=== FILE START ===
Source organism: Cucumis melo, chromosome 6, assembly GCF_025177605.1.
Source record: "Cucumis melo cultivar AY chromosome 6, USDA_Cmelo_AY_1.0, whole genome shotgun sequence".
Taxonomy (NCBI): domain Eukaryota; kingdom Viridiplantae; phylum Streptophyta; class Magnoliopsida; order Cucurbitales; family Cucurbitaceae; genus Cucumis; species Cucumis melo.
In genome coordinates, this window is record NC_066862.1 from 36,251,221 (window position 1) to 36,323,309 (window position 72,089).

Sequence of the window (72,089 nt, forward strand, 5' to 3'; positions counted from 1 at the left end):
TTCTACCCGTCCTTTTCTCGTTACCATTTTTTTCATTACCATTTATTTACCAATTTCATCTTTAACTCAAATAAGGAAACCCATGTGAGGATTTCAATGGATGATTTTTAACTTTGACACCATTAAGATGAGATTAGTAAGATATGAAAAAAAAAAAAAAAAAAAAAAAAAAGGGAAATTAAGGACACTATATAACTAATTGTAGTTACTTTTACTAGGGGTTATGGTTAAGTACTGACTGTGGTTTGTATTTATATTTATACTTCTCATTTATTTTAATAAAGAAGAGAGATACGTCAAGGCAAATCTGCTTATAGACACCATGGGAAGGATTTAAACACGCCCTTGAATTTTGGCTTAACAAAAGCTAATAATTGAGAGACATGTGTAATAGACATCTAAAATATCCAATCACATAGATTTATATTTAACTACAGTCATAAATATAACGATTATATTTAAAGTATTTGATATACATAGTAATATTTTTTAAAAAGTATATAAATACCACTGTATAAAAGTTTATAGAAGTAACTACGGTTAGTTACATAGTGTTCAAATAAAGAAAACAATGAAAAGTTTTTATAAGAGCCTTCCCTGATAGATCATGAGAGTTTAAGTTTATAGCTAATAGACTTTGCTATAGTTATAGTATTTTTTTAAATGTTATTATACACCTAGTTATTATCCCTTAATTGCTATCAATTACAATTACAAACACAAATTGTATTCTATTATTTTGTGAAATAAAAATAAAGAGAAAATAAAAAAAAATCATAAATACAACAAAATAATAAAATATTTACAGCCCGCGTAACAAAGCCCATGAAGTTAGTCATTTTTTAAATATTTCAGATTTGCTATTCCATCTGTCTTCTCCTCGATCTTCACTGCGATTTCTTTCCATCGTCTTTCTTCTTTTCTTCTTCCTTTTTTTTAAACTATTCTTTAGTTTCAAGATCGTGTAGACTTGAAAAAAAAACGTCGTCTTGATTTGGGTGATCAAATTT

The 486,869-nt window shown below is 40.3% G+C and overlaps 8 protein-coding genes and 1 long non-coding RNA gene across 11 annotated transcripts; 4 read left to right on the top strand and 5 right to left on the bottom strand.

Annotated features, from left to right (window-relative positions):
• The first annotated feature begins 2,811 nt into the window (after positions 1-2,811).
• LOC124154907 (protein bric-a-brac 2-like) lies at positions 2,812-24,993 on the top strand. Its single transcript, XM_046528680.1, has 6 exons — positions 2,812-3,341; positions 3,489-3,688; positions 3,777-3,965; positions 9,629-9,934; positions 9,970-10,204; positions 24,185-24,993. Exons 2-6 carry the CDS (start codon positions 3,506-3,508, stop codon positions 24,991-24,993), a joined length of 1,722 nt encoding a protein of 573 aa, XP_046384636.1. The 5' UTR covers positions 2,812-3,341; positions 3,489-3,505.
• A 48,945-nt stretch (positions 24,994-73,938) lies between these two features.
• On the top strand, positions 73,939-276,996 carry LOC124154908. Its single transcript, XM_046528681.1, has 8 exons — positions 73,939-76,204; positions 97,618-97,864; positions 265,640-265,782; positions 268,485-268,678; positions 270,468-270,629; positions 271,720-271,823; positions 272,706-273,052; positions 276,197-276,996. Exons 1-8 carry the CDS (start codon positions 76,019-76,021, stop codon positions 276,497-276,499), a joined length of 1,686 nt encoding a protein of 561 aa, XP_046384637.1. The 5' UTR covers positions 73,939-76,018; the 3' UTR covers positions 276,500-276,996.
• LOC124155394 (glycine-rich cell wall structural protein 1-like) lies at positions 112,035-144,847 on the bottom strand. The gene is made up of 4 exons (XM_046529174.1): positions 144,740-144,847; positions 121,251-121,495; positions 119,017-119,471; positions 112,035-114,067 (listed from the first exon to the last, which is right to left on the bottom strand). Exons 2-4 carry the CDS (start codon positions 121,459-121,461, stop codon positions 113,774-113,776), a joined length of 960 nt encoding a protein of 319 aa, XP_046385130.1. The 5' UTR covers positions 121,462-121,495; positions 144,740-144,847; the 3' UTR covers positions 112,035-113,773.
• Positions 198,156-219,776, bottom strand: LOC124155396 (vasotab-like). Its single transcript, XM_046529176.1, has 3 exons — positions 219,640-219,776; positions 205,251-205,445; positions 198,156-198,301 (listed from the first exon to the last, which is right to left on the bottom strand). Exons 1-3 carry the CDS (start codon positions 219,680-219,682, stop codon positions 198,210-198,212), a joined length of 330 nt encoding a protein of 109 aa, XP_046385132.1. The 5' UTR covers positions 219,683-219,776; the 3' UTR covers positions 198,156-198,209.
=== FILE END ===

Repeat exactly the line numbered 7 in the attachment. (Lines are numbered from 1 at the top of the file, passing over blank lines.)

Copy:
The 486,869-nt window shown below is 40.3% G+C and overlaps 8 protein-coding genes and 1 long non-coding RNA gene across 11 annotated transcripts; 4 read left to right on the top strand and 5 right to left on the bottom strand.